Oops! The input is malformed! A Business Intelligence Primer for Higher Education by Janet Kuster, MBA, PMP, Christina Rouse, Ph.D. - BeyeNETWORK
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A Business Intelligence Primer for Higher Education Applying BI in Higher Education

Originally published February 17, 2009

Business Intelligence Need in Higher Education

“A community college in the State of Ohio realized an additional $1.1 million in tuition/state subsidy for the 2007 academic year, the first year after its data warehouse implementation, by identifying credit students who were registered and not paid on the 15th day of the term and would have been simply forgotten in years past….all on an investment of $725,000 in a business intelligence solution.”

Value Proposition

Comprehensive, campus-wide analytics – commonly referred to as “one source of the truth” – provide the foundation for strategic revenue and expense management strategies. This article touches on four highlights of a higher education business intelligence (BI) initiative: 1) getting to “institutional intelligence,” 2) application challenges for a typical business intelligence solution, 3) scoping business intelligence deliverables, timeframes and cost, and 4) sample dashboards for revenue and expense management.

Institutional Intelligence – “One Source of the Truth” from Disparate Data Sources

The concept of institutional intelligence is rooted in the academic analytics that show up on standard transactional reports, metrics, graphs and projections. A single topic, such as enrollment data, has the opportunity to inform the institution about student profiles (race/gender), institutional profiles (class/college/department) or revenue potential (credits/residency/term). Because the decision-making data is frequently stored in multiple source systems, many institutions face a huge barrier when making financial and operational decisions on the same strategic goal. Hence, the trek to the “single version of the truth” is dependent not only upon having a single authoritative source with standardized calculations but also on making this view into the institution widely available to the academic and support community.


Figure 1

Higher Education BI Process Challenges

A comprehensive business intelligence solution involves people, process, technology and data. Institutional research analysts, financial analysts and IT report writers are the leading actors in developing the culture of analytics supporting your institutional intelligence. Working together, they govern the process of storing data in business terms, creating a reliable update process and providing a unified view into multiple source systems. With a process mind-set, these folks will collaborate on a data model that can accommodate the unique challenges of higher education. Several are listed here to illustrate the challenges for a typical BI application:

  • Non-cumulative measures, such as GPA or completion rate %, which must be calculated at the presentation layer rather than stored in the database.

  • Slowly changing dimensions which need to preserve historical values such as academic major change.

  • Unbalanced and ragged hierarchical structures, commonly seen in different departments and campus organizations.

  • Need to integrate external data sources frequently used to complement marketing initiatives and compliance reporting.

Business Intelligence Expectations for Deliverables, Timeframes and Cost

Few institutions have experience in BI implementations and can articulate their deliverables, expected timeframes and projected costs. With the goal of providing “take-action analytics” for the institution’s urgent and emerging issues, a typical deliverable may need to integrate student, employee, financial, and external data. The number of datasets – commonly referred to as “stars” in best practice design – will drive the timing and costs. While the design phase and initial star creation is time and resource intensive, additional stars take less than half the start-up time and are easily multi-threaded, as in the sample timeline illustration in Figure 2.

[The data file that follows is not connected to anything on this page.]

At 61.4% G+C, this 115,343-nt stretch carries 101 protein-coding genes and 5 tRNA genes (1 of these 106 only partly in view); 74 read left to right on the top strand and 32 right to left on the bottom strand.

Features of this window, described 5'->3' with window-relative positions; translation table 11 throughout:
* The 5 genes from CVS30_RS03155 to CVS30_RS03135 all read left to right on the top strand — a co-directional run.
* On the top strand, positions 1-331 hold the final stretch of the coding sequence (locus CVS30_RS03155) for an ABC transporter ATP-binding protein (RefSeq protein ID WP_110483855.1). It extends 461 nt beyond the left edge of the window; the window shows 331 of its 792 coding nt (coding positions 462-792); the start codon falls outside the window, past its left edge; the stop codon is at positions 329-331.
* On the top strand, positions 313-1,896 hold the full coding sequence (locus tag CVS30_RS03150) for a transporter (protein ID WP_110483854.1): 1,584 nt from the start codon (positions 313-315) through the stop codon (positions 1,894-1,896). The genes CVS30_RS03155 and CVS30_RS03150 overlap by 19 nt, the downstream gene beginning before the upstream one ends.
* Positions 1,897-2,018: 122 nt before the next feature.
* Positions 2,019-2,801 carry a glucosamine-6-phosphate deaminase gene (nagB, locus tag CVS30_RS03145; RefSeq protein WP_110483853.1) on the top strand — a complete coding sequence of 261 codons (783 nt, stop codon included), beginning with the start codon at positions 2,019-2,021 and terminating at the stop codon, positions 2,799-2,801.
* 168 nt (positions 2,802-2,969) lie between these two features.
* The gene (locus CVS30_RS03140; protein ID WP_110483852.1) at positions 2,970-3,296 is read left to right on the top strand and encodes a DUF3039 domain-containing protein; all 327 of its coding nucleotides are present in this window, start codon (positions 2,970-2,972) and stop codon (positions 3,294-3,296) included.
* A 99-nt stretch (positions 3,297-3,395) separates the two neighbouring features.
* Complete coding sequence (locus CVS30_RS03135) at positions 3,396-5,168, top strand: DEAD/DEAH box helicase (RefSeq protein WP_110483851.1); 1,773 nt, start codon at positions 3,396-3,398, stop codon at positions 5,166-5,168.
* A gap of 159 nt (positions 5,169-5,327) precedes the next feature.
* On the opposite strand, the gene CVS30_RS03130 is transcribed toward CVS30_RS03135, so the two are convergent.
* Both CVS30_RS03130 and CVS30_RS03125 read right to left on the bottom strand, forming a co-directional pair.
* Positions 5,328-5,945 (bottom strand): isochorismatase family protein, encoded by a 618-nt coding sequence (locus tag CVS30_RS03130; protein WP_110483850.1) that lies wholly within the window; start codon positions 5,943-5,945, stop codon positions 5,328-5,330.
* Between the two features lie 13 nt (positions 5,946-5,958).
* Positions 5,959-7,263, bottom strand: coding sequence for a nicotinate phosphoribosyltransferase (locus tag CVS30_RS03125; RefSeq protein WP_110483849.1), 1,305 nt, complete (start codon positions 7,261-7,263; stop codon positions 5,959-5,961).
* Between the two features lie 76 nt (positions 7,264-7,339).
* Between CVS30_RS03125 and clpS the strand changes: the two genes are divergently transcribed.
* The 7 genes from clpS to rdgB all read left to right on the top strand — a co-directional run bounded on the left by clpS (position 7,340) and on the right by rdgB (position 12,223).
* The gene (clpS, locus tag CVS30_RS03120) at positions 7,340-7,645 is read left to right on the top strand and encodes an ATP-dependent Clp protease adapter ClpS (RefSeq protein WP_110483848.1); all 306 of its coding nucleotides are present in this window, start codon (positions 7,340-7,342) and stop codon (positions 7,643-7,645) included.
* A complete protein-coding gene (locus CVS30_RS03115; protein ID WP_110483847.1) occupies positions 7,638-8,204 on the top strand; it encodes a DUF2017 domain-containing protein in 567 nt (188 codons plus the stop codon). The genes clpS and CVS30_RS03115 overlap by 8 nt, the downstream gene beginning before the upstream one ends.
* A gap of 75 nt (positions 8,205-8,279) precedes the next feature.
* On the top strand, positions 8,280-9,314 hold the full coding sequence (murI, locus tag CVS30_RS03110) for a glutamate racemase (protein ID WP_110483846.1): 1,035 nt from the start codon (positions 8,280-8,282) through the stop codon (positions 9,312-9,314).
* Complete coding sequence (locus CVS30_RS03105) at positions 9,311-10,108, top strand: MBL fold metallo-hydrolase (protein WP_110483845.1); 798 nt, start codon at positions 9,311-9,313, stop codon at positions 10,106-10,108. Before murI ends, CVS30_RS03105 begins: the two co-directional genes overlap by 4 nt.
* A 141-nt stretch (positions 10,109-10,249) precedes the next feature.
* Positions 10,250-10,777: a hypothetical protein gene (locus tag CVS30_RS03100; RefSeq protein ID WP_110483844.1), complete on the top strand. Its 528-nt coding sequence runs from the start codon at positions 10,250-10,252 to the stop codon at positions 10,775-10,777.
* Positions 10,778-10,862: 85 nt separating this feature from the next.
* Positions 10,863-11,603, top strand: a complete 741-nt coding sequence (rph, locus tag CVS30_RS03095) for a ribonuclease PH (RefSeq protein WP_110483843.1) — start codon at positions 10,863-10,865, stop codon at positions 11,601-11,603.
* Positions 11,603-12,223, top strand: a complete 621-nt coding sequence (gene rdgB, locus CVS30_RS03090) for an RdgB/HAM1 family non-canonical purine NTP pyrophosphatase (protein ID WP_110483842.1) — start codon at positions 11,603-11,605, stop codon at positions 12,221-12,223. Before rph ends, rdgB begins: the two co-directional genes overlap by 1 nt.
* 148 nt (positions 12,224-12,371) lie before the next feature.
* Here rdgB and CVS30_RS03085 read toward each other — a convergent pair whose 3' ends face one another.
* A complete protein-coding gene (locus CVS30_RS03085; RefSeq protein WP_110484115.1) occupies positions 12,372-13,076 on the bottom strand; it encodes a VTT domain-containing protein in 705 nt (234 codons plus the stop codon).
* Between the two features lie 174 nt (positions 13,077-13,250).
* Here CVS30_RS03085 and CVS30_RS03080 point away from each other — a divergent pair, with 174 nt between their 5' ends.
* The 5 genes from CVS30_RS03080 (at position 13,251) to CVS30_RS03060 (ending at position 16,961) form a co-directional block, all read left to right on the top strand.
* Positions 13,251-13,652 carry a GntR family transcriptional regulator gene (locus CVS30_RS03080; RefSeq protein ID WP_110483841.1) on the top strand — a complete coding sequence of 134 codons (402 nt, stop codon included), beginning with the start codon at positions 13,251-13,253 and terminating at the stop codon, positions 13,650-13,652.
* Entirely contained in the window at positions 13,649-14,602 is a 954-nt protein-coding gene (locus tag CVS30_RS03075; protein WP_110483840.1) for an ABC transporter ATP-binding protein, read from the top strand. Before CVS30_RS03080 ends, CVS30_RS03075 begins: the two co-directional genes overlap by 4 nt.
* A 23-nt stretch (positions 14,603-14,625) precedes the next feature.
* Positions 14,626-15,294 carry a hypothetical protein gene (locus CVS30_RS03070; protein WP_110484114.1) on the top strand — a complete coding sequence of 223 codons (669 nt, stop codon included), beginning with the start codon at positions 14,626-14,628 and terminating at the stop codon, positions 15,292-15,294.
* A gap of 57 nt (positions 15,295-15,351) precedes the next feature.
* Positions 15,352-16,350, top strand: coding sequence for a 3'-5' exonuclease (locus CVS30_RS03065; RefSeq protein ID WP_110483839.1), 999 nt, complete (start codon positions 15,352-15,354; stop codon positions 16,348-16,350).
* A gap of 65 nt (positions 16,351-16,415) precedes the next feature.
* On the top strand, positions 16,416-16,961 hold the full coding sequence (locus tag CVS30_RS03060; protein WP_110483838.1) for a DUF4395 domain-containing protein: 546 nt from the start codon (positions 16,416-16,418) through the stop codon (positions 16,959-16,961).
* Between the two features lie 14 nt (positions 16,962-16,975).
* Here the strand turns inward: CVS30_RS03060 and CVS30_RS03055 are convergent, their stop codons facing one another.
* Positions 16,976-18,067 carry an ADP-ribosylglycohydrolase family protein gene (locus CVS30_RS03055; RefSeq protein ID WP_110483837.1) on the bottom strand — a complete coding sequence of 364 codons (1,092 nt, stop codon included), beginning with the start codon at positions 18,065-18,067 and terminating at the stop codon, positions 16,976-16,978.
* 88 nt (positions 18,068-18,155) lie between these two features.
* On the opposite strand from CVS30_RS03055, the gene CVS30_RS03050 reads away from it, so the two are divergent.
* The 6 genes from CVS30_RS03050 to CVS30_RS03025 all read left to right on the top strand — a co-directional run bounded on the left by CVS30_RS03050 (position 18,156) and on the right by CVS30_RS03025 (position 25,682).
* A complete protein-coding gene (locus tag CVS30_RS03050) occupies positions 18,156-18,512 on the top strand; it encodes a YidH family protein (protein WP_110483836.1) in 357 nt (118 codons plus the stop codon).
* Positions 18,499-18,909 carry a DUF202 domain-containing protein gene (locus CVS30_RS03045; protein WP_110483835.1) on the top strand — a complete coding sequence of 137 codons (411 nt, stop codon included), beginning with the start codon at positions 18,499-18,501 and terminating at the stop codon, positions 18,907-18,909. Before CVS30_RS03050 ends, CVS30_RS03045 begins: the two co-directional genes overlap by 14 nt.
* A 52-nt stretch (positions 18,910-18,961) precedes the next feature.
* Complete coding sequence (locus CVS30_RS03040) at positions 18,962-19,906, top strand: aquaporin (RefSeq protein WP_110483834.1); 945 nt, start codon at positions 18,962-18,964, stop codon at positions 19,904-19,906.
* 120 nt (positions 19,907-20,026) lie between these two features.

Figure 2

The best news may be that the BI solution is easily “projectized” into multiple pieces, creating a more digestible and affordable project. A high value pilot project allows the institution to address urgent needs while minimizing costs and risks to the project due dates. After a successful pilot phase, the institution can address emerging and strategic issues with additional data “stars” as time and budgets permit.

Finally, many institutions have no idea what a business intelligence solution will cost. Well, there’s good news on that front! The bulk of business intelligence costs have traditionally been in “tool” acquisition, with costs ranging from a few thousand to over one million dollars. With the consolidation in the market, that model is changing and higher education institutions would be best served to worry more about back-end design rather than which tool houses or accesses their data. Best practice leverages the use of star schema design as the foundation for any “institutional intelligence” initiative. With the right foundation, your tool options and price points are virtually unlimited:

  • Microsoft Excel – Generally available at no incremental cost, useful for initial rollout to power users; not generally recommended for widespread rollout and user self-service.

  • Microsoft BI products – Microsoft’s bundled BI tools (i.e., SQL Server, Integration Services, Analysis Services, and Reporting Services) makes the incremental cost of implementing a BI solution with Microsoft especially low. These products are intended to service the power users as well as the novice and executive users, with special emphasis on user self-service, ease of maintenance and enabling a campus-wide culture of analytics.

  • Vendor Hardware/Software Integrated platforms – Due to the 2007 market consolidation, these are the IBM/Cognos, Oracle/Hyperion, and SAP/Business Objects vendors. Comparatively, their price points range from medium-high 6 figures for the additional BI applications which have been integrated with their hardware platforms. Again, these products are intended to service the power users as well as the novice and executive users, with special emphasis on user self-service, ease of maintenance and enabling a campus-wide culture of analytics. MicroStrategy remains the only pure play BI tool vendor offering the business user tool and not the database and back office BI tools.